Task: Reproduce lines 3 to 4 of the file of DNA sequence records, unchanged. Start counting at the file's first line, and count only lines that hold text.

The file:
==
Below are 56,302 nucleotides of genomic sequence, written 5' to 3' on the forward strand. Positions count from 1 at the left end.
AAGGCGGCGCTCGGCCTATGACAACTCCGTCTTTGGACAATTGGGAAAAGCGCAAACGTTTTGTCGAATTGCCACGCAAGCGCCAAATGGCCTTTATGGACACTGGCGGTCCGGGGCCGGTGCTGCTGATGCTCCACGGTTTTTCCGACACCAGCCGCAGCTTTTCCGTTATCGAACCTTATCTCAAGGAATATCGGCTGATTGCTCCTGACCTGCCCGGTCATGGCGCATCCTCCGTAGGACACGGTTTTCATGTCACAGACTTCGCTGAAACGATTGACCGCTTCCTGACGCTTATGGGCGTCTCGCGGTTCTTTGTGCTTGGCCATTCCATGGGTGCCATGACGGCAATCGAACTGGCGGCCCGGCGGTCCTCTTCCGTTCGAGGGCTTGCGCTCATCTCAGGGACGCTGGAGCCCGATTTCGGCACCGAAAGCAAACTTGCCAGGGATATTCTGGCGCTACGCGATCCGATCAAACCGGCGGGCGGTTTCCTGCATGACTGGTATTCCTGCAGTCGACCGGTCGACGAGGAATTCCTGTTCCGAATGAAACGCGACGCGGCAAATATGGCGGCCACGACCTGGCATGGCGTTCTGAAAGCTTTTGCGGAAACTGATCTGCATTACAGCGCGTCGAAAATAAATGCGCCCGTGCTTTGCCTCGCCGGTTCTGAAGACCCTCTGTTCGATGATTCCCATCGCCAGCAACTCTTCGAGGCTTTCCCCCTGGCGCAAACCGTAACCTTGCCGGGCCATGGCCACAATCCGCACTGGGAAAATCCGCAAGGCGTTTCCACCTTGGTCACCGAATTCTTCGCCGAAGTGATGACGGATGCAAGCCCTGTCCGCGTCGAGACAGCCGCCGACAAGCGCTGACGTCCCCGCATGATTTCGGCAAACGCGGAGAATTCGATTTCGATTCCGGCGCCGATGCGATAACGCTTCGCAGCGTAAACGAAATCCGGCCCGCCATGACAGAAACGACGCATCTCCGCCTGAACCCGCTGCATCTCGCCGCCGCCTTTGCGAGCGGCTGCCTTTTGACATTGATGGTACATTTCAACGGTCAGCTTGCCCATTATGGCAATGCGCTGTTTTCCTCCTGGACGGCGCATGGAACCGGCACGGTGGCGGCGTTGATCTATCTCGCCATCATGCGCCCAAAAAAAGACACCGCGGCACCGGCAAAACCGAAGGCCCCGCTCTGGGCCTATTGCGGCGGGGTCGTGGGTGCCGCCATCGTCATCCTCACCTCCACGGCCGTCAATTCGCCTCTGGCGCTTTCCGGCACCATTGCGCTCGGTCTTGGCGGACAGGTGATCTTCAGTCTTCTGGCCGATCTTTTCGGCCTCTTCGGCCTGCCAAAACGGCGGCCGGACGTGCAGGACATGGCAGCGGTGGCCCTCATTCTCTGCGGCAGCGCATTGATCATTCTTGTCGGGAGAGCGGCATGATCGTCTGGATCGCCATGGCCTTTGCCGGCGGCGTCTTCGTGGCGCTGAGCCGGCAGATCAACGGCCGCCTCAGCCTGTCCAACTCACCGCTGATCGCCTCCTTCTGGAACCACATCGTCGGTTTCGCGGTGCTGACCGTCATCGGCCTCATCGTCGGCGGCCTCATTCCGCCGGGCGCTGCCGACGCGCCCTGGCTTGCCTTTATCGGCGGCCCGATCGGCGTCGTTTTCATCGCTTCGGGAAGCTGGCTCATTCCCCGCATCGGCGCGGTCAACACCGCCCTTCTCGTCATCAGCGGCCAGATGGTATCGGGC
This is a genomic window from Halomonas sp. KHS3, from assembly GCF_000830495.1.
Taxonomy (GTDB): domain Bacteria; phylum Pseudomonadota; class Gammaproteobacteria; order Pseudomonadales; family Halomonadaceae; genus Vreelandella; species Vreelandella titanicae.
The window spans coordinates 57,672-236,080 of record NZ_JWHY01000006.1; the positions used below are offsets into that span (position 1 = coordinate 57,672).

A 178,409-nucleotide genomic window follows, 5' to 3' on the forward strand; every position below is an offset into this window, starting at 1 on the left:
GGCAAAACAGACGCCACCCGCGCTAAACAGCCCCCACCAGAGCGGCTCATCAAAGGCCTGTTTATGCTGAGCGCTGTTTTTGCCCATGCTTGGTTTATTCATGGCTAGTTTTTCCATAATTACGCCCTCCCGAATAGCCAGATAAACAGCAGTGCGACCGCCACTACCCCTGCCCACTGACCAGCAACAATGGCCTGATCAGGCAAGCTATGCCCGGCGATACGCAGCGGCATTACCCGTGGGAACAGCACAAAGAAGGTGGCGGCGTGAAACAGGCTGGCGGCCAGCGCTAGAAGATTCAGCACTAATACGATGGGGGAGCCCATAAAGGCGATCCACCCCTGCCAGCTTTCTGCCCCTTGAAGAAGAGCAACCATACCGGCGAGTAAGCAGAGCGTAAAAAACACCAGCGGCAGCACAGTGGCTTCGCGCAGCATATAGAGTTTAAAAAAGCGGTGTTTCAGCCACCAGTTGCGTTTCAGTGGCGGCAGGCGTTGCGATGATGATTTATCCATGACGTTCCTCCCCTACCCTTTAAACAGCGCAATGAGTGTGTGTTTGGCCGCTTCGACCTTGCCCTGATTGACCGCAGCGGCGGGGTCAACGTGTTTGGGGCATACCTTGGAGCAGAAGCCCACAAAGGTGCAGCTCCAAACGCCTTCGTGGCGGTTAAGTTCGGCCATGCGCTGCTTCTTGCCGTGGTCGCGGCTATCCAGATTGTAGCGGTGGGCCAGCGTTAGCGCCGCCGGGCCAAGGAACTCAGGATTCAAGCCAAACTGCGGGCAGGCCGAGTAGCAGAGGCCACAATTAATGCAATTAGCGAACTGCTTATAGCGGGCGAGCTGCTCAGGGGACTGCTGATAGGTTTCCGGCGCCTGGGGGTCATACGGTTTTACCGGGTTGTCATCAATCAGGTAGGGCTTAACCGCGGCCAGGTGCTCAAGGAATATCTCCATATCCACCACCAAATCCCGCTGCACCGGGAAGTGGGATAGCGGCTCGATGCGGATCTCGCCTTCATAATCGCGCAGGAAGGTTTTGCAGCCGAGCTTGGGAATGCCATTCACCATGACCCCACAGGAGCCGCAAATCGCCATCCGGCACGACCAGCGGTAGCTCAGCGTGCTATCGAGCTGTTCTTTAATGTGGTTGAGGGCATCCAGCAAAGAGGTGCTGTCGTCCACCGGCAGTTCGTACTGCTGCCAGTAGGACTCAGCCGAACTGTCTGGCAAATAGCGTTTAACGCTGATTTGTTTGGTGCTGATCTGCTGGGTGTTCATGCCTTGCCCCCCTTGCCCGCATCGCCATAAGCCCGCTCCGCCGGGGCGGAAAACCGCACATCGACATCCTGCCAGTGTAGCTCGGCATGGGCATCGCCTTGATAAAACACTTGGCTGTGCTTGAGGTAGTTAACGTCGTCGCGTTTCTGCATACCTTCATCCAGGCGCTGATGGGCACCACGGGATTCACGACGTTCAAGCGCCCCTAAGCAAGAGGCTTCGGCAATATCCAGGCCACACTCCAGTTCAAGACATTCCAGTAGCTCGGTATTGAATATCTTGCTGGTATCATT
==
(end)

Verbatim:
This is a genomic window from Halomonas sp. KHS3, from assembly GCF_000830495.1.
Taxonomy (GTDB): domain Bacteria; phylum Pseudomonadota; class Gammaproteobacteria; order Pseudomonadales; family Halomonadaceae; genus Vreelandella; species Vreelandella titanicae.